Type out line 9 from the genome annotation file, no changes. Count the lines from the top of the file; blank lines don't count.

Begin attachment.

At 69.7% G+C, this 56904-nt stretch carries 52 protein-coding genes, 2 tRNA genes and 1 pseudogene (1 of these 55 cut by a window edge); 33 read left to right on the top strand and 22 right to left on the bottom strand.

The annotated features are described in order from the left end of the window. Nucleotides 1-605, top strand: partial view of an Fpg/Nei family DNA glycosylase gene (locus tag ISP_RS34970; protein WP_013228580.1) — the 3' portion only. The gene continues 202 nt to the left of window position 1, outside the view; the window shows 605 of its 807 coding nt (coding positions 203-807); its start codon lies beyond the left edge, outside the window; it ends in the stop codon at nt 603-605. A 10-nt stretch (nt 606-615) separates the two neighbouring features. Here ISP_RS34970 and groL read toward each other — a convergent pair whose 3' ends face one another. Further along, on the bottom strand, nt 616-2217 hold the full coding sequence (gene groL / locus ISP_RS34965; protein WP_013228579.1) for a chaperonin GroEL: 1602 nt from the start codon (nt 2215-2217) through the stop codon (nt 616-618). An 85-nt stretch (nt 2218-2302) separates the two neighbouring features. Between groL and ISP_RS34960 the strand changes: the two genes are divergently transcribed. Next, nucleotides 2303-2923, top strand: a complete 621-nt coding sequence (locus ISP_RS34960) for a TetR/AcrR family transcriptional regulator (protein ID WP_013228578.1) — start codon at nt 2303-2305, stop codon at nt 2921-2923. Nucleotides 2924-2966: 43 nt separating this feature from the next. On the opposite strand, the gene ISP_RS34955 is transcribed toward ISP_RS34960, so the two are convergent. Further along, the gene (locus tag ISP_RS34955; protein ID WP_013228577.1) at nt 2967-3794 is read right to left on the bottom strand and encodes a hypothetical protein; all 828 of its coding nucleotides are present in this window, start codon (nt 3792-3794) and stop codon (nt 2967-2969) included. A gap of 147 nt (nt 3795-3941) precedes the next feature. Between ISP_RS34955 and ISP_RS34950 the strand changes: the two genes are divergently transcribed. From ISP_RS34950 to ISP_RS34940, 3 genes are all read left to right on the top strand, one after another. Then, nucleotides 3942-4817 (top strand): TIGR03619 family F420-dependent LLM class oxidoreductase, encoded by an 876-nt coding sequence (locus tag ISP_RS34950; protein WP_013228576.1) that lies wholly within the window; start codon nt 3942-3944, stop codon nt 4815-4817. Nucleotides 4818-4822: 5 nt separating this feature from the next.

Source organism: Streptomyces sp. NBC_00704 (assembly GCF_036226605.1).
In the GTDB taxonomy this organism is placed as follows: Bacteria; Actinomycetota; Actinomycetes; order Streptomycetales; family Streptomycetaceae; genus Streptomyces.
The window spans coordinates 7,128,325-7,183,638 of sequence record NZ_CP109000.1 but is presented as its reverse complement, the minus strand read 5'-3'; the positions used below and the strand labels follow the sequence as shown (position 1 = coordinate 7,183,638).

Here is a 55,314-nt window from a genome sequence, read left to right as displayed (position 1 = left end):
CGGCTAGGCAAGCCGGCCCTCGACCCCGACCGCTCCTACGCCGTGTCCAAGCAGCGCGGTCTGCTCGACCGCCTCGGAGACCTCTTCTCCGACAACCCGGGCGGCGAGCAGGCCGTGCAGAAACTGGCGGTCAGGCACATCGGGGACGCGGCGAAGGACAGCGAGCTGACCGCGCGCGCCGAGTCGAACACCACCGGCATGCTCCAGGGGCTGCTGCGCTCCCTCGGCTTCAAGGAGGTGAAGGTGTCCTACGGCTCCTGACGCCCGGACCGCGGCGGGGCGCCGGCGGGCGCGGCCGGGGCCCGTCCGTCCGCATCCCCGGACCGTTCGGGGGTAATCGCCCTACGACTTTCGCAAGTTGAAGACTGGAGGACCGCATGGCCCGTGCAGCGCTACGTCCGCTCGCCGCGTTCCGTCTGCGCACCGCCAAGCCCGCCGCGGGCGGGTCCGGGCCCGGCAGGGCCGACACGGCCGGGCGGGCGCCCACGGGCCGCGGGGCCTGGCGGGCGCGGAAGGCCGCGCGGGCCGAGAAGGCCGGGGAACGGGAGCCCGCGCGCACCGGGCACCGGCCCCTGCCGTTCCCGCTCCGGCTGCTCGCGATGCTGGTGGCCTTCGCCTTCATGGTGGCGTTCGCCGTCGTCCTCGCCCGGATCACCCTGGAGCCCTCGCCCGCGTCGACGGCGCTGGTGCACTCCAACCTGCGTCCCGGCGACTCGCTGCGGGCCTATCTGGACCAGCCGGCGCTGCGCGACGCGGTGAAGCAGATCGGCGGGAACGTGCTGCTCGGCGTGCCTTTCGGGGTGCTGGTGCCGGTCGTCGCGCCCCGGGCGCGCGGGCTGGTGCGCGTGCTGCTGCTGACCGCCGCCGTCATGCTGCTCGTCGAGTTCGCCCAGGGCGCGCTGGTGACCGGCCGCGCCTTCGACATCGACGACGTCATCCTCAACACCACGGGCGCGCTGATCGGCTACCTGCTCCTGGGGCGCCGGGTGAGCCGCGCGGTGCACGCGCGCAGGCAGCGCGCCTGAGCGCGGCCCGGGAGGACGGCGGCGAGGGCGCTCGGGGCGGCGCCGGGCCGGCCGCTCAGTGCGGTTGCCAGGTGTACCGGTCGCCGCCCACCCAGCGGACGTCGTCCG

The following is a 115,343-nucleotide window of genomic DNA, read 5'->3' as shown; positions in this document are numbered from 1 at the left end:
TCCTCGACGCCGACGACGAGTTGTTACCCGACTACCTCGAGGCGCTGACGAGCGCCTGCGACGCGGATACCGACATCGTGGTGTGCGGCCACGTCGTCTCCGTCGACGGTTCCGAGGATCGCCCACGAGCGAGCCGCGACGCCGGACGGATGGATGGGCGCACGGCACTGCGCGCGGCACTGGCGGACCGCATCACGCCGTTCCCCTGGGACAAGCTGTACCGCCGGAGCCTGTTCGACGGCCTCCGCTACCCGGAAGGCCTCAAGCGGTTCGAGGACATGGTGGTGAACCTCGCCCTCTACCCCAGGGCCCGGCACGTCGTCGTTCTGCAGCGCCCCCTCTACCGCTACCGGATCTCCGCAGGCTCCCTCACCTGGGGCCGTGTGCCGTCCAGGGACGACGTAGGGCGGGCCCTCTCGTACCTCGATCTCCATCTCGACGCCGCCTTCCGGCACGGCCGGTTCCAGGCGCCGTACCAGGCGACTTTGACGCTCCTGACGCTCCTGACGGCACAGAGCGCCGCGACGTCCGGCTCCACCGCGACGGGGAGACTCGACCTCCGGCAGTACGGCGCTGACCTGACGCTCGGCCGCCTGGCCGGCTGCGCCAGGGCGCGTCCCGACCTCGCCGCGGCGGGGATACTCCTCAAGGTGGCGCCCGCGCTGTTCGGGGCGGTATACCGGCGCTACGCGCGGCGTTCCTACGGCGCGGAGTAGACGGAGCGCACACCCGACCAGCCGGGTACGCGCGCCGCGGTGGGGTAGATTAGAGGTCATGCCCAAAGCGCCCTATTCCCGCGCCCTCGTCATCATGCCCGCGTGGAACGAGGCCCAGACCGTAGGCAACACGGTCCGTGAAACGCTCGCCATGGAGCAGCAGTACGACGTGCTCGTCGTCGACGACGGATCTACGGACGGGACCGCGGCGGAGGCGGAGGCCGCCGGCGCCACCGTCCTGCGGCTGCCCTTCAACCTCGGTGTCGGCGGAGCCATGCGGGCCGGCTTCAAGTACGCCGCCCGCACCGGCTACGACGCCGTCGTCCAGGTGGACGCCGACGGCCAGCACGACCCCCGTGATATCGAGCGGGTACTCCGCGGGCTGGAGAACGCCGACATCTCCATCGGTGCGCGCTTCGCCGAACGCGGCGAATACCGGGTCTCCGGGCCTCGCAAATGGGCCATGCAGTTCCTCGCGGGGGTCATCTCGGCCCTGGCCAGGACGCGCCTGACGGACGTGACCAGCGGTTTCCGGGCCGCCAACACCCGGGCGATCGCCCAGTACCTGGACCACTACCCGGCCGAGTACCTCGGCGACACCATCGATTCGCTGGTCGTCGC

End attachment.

TCCTCGACGCCGACGACGAGTTGTTACCCGACTACCTCGAGGCGCTGACGAGCGCCTGCGACGCGGATACCGACATCGTGGTGTGCGGCCACGTCGTCTCCGTCGACGGTTCCGAGGATCGCCCACGAGCGAGCCGCGACGCCGGACGGATGGATGGGCGCACGGCACTGCGCGCGGCACTGGCGGACCGCATCACGCCGTTCCCCTGGGACAAGCTGTACCGCCGGAGCCTGTTCGACGGCCTCCGCTACCCGGAAGGCCTCAAGCGGTTCGAGGACATGGTGGTGAACCTCGCCCTCTACCCCAGGGCCCGGCACGTCGTCGTTCTGCAGCGCCCCCTCTACCGCTACCGGATCTCCGCAGGCTCCCTCACCTGGGGCCGTGTGCCGTCCAGGGACGACGTAGGGCGGGCCCTCTCGTACCTCGATCTCCATCTCGACGCCGCCTTCCGGCACGGCCGGTTCCAGGCGCCGTACCAGGCGACTTTGACGCTCCTGACGCTCCTGACGGCACAGAGCGCCGCGACGTCCGGCTCCACCGCGACGGGGAGACTCGACCTCCGGCAGTACGGCGCTGACCTGACGCTCGGCCGCCTGGCCGGCTGCGCCAGGGCGCGTCCCGACCTCGCCGCGGCGGGGATACTCCTCAAGGTGGCGCCCGCGCTGTTCGGGGCGGTATACCGGCGCTACGCGCGGCGTTCCTACGGCGCGGAGTAGACGGAGCGCACACCCGACCAGCCGGGTACGCGCGCCGCGGTGGGGTAGATTAGAGGTCATGCCCAAAGCGCCCTATTCCCGCGCCCTCGTCATCATGCCCGCGTGGAACGAGGCCCAGACCGTAGGCAACACGGTCCGTGAAACGCTCGCCATGGAGCAGCAGTACGACGTGCTCGTCGTCGACGACGGATCTACGGACGGGACCGCGGCGGAGGCGGAGGCCGCCGGCGCCACCGTCCTGCGGCTGCCCTTCAACCTCGGTGTCGGCGGAGCCATGCGGGCCGGCTTCAAGTACGCCGCCCGCACCGGCTACGACGCCGTCGTCCAGGTGGACGCCGACGGCCAGCACGACCCCCGTGATATCGAGCGGGTACTCCGCGGGCTGGAGAACGCCGACATCTCCATCGGTGCGCGCTTCGCCGAACGCGGCGAATACCGGGTCTCCGGGCCTCGCAAATGGGCCATGCAGTTCCTCGCGGGGGTCATCTCGGCCCTGGCCAGGACGCGCCTGACGGACGTGACCAGCGGTTTCCGGGCCGCCAACACCCGGGCGATCGCCCAGTACCTGGACCACTACCCGGCCGAGTACCTCGGCGACACCATCGATTCGCTGGTCGTCGC